Chapter 28 of 28 from Helen Mirren

Bonus: Naturalism

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Discover which film actors had the biggest influence on Helen and why their work is so important to her.

Topics include: Marlon Brando • Anna Magnani • Beyond Naturalism

Helen Mirren

Helen Mirren Teaches Acting

In 28 lessons, the Oscar, Golden Globe, Tony, and Emmy winner teaches her process for acting on the stage and screen.

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It's very interesting that some actors, no matter, really, where their background is-- what they come out of-- are natural Shakespearean actors. And here I would quote Marlon Brando, one speech in particular-- friends, Romans, and countrymen, lend me your ears. I come to bury Caesar, not to praise him. The evil that men do, live after them. The good is often interred, buried with their bones. He does that speech with absolute pure Shakespearean-- if you like-- actor's expertise. He knows how to breathe. He knows how to carry on. And incidentally, speaking of voice, his voice is strong enough, and powerful enough, that you can believe that he's talking to 200 people. But at the same time here, he imbues it with his own natural sense of naturalism of drama. And I think it's a beautiful, beautifully executed Shakespearean speech. Done by an actor not famous for Shakespearean acting, and actually much better than most of the other British very-good-at-Shakespeare kind of actors in that film. I was blown away by it when I saw it many, many years ago. If you want to watch great Shakespearean actors, Olivier always. Olivier was famous in his day for naturalizing Shakespeare. And it wasn't acceptable when he first came to do Shakespeare, because Shakespeare was very declamatory thing at that point. And all of the work, really, in the 20th and 21st century, has been finding a way to be truthful to the poetry of Shakespeare-- utterly truthful to that-- but naturalize it. One day-- and I can't actually quite remember when it was-- I saw Anna Magnani work. And she became at that point, and still is, my great inspiration for film acting. Also, she was a theater actress, which I thought was great. I loved the fact that she was a theater actress as well. But on film, there's something so alive about her. It's the perfect combination of heightened but natural, which is what really, in a sense, the greatest acting is. Why, again, back to Al Pacino, Marlon Brando. The ones we love. The ones we really admire. It's heightened. Often they fall, because they go out on a limb. They're brave. They have the courage to put themselves out there into the world of poetry-- into the world of heightened work. But at the same time with naturalism. And it's a very heady mix. And for me that's what Anna Magnani has. There's an incredible scene in Mamma Roma, the film by Pasolini. I think one of her early films. This amazing scene, where it's this long-- talk about Scorcese-- I think it's like a three- or four-minute long shot where she's just walking towards the camera. And the camera's tracking behind her. I don't know how they did it, whether she was following someone on a bike, or something. It's very steady. They didn't have steadycam those days. So she's just walking and talking. And different characters come in a...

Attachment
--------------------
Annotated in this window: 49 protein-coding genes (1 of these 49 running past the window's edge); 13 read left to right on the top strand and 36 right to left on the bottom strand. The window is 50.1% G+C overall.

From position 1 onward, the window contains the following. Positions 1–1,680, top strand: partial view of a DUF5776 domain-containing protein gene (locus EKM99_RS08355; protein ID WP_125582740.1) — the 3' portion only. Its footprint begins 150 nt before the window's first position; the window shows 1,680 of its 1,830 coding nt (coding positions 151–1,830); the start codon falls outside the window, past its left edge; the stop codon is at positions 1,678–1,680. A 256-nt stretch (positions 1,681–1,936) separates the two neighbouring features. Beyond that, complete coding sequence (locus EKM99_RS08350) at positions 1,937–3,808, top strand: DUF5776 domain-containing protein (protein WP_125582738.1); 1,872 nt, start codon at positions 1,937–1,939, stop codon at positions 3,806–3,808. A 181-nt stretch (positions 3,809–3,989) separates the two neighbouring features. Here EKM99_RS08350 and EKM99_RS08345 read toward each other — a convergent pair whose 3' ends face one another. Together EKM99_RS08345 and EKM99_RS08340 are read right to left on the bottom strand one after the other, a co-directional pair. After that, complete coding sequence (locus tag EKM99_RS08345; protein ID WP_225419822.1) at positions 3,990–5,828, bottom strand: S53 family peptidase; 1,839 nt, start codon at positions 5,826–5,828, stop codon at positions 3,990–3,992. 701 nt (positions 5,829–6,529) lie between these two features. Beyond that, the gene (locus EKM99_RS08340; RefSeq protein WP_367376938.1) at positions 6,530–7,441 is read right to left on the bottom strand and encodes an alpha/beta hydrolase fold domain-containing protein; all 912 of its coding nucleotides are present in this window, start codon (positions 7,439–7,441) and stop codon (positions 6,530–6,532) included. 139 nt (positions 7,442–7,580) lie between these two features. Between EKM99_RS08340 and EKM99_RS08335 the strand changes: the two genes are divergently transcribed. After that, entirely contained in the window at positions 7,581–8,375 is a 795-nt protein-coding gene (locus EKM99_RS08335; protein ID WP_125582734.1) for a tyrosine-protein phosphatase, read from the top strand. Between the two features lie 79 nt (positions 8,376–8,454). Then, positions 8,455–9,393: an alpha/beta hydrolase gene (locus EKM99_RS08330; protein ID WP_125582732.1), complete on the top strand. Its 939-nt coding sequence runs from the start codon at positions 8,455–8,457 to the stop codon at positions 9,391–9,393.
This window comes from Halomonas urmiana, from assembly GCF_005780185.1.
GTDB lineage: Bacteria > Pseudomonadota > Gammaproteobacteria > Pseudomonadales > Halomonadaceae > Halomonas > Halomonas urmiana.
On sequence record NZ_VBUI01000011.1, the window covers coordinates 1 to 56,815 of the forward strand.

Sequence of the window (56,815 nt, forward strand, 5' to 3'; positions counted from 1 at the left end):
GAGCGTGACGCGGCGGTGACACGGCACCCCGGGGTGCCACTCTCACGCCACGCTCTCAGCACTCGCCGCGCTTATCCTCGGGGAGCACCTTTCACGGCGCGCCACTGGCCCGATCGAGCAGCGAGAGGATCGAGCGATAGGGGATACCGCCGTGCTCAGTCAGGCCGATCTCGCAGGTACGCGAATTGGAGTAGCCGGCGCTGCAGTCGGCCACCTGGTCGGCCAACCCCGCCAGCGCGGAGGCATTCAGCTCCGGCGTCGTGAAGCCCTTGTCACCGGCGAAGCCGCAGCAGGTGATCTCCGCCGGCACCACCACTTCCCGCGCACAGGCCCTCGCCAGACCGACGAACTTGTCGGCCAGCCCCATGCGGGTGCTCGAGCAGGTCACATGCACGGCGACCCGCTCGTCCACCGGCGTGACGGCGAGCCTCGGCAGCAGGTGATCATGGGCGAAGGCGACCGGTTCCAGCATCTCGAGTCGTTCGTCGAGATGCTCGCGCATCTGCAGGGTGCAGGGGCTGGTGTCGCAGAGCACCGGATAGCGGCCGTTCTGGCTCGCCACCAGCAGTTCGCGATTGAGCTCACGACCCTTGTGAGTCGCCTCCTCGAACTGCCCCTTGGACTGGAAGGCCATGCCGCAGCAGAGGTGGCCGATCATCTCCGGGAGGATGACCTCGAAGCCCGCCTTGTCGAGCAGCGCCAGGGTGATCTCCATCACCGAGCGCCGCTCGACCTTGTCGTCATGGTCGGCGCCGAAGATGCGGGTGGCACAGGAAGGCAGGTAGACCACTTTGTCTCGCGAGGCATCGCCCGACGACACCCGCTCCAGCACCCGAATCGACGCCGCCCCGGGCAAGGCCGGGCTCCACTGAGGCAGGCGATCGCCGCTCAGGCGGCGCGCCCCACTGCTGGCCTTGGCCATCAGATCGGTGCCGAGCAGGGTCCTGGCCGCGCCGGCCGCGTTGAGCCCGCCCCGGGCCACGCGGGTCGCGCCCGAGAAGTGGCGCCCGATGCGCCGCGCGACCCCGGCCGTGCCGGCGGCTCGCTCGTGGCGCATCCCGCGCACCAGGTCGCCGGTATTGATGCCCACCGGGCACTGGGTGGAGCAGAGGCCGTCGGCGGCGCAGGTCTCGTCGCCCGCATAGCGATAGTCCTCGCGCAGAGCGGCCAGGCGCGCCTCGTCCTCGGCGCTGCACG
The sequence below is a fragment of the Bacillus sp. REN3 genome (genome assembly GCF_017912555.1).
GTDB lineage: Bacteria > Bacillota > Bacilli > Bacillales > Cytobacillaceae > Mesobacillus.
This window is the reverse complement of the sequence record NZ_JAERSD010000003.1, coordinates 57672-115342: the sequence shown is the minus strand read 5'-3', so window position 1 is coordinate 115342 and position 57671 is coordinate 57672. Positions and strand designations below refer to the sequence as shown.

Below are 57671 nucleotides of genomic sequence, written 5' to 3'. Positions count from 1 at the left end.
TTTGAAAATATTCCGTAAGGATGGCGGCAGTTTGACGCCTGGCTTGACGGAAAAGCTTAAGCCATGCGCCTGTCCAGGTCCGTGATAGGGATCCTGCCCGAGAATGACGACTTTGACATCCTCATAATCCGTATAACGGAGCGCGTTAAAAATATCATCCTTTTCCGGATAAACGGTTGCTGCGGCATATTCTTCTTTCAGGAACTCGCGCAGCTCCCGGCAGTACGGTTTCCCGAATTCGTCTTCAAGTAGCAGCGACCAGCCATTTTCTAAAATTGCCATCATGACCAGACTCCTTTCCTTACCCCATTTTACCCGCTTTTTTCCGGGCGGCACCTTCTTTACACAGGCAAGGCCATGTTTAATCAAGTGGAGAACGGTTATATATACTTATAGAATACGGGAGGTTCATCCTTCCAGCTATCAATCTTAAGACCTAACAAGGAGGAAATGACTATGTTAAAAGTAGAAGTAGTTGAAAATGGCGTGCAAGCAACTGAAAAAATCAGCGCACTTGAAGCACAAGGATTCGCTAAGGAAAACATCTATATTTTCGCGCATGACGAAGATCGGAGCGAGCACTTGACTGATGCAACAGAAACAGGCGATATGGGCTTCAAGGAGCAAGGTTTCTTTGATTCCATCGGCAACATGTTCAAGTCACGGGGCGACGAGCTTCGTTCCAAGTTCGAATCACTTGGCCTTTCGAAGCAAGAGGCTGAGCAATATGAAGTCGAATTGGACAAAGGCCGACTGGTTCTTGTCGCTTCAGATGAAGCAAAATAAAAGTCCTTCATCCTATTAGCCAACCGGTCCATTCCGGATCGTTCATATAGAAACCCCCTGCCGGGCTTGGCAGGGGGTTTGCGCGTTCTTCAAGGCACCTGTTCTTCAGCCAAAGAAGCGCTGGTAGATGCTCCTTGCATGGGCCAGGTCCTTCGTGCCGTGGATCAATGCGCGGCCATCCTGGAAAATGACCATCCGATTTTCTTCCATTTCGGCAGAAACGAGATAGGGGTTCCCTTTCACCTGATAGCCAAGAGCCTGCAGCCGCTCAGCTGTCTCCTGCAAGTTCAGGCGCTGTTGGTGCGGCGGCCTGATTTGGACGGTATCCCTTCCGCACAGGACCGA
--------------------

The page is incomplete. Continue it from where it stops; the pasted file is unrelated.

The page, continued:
Find freedom in your roles

Oscar, Golden Globe, Emmy, and Tony winner Helen Mirren is one of the greatest actresses of our time. In her first online class, she discusses the dualism that is core to her method: the necessity for mastering technique (craft) and then letting go so that your imagination can take over (art). Learn how to break down a script, research characters, and master techniques so you can transcend them to find freedom in every role.

Helen brings you behind the scenes to show you the secrets of her acting technique.

A downloadable workbook accompanies the class with lesson recaps and supplemental materials.

Upload videos to get feedback from the class. Helen will also critique select student work.

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Helen Mirren

Helen Mirren Teaches Acting